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One crisp winter day, my friend Kate and I went walking on nearby farm land. The two of us had taken this walk many times over the years; that day, we had eight dogs with us. The four dogs in my charge were all “grand-dogs,” as were three of the four accompanying Kate.
After about an hour in the brisk, 20-degree air, we headed back to our cars. As we neared one of the farm’s three ice-covered ponds, Kate noticed that Philip, a Shih Tzu mix, was missing. Running ahead, she called his name. Then we saw him—he was walking on the frozen pond. Just as Kate called to him, the unthinkable happened: The ice broke and he fell in. She let out a shriek, and both of us ran. My Dachshund, Cindy Lou, wearing her warm red-plaid coat, dashed ahead of me onto the ice to save Philip. Instead of saving him, she joined him in the frigid water when the ice broke underneath her.
Circling the pond to get closer to where the dogs were trapped, Kate called them by name, urging them to paddle to shore. But there was no shore—there was only ice. Unnoticed by either of us, Kate’s other dog, Willy, a Terrier mix, had followed her and now he was on the thin ice as well. Little Willy, all seven pounds of him, fell in.
“No, I have three dogs drowning in a pond.”
“Where are you located?”
I knew the road I was on and the name of the farm, but not the exact address. It would have helped if I had. We were in the middle of 200 acres; there were three dogs drowning and three ponds on the property, but between my hysterical state and the 911 operator’s confusion, I wasn’t even able to tell her which pond it was, let alone the address.
Kate tore off her boots and socks and called out to me that she was going in. I told her no, that help was on the way. I told her emphatically that she would drown. But she ignored me. As I watched, my best friend walked onto the ice.
Just then, I noticed an old blue canoe hidden nearby in the brush. Calling to Kate, I asked her to come back and help me get the canoe. As she came toward me, I assured her again that the fire department would be there soon—I had also called Kate’s husband, who knew exactly where we were, and told him to come quick. I tried hard to not look at Cindy Lou or Philip or Willy as they continued to struggle to keep afloat. I knew I had to concentrate on the rescue.
I pushed the canoe onto the ice and Kate leapt in, barefoot and gloveless. This broke the fragile surface, and she and the canoe were in the water. I gave her a stick to paddle with.
I couldn’t look. I couldn’t look and see a blank space where Philip had been, or wet Willy or my poor Cindy Lou with her heavy coat, struggling to keep their heads above the icy water. I couldn’t look at anything but the dark water in front of me.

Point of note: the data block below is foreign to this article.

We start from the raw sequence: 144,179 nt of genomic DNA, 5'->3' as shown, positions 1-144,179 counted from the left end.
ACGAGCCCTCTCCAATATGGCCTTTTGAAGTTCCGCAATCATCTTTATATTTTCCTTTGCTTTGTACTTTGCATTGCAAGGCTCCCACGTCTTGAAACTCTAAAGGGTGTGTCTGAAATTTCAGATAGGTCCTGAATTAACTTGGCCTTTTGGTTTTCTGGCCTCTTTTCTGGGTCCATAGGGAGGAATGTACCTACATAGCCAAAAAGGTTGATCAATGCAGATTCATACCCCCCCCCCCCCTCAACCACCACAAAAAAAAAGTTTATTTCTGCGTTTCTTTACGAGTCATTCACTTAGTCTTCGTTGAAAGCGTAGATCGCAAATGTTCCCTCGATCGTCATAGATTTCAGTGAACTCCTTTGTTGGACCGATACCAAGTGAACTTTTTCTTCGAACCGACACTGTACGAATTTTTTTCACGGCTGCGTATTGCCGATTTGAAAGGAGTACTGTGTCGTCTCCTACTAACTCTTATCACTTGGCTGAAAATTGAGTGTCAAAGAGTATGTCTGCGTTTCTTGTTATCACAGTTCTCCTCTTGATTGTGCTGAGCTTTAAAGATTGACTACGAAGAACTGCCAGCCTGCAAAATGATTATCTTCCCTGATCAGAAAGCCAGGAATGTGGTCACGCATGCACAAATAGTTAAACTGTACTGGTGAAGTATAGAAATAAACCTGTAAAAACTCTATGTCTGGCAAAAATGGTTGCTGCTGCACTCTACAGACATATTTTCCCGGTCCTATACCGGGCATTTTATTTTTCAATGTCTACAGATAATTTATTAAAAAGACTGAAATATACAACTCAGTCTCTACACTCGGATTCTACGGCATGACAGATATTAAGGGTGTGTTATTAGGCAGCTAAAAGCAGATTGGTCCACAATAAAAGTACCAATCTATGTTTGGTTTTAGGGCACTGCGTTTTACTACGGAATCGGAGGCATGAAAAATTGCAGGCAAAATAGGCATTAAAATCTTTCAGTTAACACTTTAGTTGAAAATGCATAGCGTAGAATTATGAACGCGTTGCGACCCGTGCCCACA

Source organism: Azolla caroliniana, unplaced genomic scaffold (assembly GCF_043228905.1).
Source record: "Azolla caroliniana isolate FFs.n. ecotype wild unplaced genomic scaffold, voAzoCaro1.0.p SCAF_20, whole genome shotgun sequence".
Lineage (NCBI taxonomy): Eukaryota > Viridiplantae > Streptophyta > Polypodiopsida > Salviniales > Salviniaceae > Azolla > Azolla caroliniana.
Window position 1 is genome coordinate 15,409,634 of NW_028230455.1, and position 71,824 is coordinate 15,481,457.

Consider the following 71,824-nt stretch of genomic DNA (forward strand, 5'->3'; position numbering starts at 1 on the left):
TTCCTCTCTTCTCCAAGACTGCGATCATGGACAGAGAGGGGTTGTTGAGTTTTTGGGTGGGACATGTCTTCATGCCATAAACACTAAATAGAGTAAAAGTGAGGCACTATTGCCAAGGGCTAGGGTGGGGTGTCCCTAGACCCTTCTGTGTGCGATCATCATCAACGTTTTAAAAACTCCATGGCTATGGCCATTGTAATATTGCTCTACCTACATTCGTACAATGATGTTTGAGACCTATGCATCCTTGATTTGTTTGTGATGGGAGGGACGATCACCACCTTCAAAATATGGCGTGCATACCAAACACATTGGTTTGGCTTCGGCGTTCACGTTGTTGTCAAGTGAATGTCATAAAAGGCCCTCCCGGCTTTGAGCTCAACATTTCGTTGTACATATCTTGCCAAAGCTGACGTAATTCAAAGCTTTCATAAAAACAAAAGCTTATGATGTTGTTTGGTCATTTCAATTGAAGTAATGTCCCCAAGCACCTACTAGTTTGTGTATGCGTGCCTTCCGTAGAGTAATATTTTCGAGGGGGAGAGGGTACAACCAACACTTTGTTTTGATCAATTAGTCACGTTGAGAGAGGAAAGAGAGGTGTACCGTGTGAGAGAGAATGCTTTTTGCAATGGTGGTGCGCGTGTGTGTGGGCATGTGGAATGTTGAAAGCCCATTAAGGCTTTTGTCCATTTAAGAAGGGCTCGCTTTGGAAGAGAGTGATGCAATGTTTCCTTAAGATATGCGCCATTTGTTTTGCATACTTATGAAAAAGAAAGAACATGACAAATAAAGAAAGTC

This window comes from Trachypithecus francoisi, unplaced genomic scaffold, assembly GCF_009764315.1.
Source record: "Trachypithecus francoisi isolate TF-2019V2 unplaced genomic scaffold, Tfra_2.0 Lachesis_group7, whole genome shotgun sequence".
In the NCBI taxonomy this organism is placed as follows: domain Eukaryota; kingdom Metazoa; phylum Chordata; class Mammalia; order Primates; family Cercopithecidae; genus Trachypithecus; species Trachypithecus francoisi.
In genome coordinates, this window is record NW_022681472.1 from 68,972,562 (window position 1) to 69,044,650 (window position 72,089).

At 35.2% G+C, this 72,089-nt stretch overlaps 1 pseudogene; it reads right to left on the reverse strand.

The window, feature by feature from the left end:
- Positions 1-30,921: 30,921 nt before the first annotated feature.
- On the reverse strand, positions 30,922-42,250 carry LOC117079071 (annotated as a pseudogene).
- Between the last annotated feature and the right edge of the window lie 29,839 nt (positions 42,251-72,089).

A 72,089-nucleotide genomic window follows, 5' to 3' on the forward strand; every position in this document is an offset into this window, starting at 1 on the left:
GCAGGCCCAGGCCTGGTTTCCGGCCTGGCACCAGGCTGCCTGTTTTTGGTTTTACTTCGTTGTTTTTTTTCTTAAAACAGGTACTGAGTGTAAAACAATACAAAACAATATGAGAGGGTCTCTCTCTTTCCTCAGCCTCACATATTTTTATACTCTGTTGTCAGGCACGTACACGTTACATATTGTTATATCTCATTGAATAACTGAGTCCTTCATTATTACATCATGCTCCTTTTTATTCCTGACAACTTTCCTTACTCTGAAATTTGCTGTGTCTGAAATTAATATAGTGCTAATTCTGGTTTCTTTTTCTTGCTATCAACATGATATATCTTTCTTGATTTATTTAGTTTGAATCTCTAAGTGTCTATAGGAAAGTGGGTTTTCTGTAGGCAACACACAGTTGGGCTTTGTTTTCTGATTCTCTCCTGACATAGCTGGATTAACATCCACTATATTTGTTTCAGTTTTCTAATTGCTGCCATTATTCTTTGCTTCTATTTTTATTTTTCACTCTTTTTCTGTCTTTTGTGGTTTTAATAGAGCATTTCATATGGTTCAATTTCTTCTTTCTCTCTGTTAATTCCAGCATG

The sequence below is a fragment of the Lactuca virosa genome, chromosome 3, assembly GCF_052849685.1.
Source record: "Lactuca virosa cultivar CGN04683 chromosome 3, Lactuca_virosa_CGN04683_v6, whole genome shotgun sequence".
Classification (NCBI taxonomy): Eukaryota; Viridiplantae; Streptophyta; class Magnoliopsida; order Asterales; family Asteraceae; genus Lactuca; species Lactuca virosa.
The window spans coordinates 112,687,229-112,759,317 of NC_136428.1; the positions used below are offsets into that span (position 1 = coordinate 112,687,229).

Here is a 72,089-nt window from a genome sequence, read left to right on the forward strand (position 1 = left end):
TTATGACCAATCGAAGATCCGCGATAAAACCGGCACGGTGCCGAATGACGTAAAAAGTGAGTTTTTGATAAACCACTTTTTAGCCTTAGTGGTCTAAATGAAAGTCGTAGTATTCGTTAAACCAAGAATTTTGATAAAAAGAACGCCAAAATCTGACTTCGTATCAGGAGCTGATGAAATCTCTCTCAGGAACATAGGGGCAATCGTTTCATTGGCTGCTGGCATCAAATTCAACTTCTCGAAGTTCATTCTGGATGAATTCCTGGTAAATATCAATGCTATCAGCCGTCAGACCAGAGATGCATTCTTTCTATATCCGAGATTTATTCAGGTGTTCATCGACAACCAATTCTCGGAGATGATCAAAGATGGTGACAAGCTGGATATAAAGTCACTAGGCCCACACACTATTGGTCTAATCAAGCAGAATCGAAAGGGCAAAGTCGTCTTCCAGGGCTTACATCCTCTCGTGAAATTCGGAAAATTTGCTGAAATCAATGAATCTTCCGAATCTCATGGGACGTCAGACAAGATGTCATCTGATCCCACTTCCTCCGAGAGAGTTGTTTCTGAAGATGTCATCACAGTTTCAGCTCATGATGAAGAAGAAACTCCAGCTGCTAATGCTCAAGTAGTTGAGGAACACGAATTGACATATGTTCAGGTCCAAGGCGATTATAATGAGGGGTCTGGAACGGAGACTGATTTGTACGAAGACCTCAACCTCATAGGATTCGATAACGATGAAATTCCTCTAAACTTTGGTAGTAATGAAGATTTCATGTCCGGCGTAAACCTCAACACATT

So I did the only thing I could think to do: I took off my coat and sweater and went in. Rosie, my Chesapeake Bay Retriever, followed me, then immediately turned and swam back. From the shoreline, the other three dogs barked relentlessly. As I reached the canoe, which was only five feet from the pond’s edge, I realized that the water was too deep for me to stand up, so I grabbed the ragged back of the canoe and kicked. It didn’t budge.
I became weak very fast. My breathing was deep and strained, my heart raced, and my arms and legs felt like lead. It felt as though I were having a heart attack. I told Kate I had to go back. As I slowly got myself back to the land, I felt like a complete failure. Once I was out of the water, it took me a while to catch my breath.
Finally, realizing that Kate was going nowhere, the two of us clumsily pulled the rusty canoe out of the water and relaunched it in another section of the pond. I gave her a tree limb and as big a push as I could manage.
In a burst of anger, she broke the ice in front of her and made it through to the center of the pond, where she found Philip still paddling for his life! Grabbing him by the scruff of his neck, she threw him into the boat, then did the same for Cindy Lou and Willy.
Wrapping them in her coat, she made her way back to me and the other dogs.
We put the shivering bunch close together. While I ran for the car, Kate lay on top of them to warm them up with her body heat. Then help arrived: Kate’s husband and son, the EMT and the fire department. We declined treatment and rushed the dogs to the veterinary hospital, where they were treated immediately. It was only afterward, at the vet’s office, that we realized Kate had cuts all over her hands and arms from the ice and the sides of the old canoe. She had also ripped a fishing hook out of her arm, a gash that required stitches to close—that first stick, it turns out, had been a makeshift fishing pole.
Later, I learned from the EMT that when a person goes into ice-cold water, the body shifts into survival mode, closing down circulation to the arms and legs in order to keep the core warm and the heart pumping. This is why so many people drown when they break through the ice—arms and legs are the first parts of the body that stop working, and it can happen within two to five minutes. I didn’t know this, and neither did Kate.
What I do know now is that old blue canoe, which I had seen so many times before as we walked past that pond, saved all of our lives.
Photograph (pg 2) by Tina Rencelj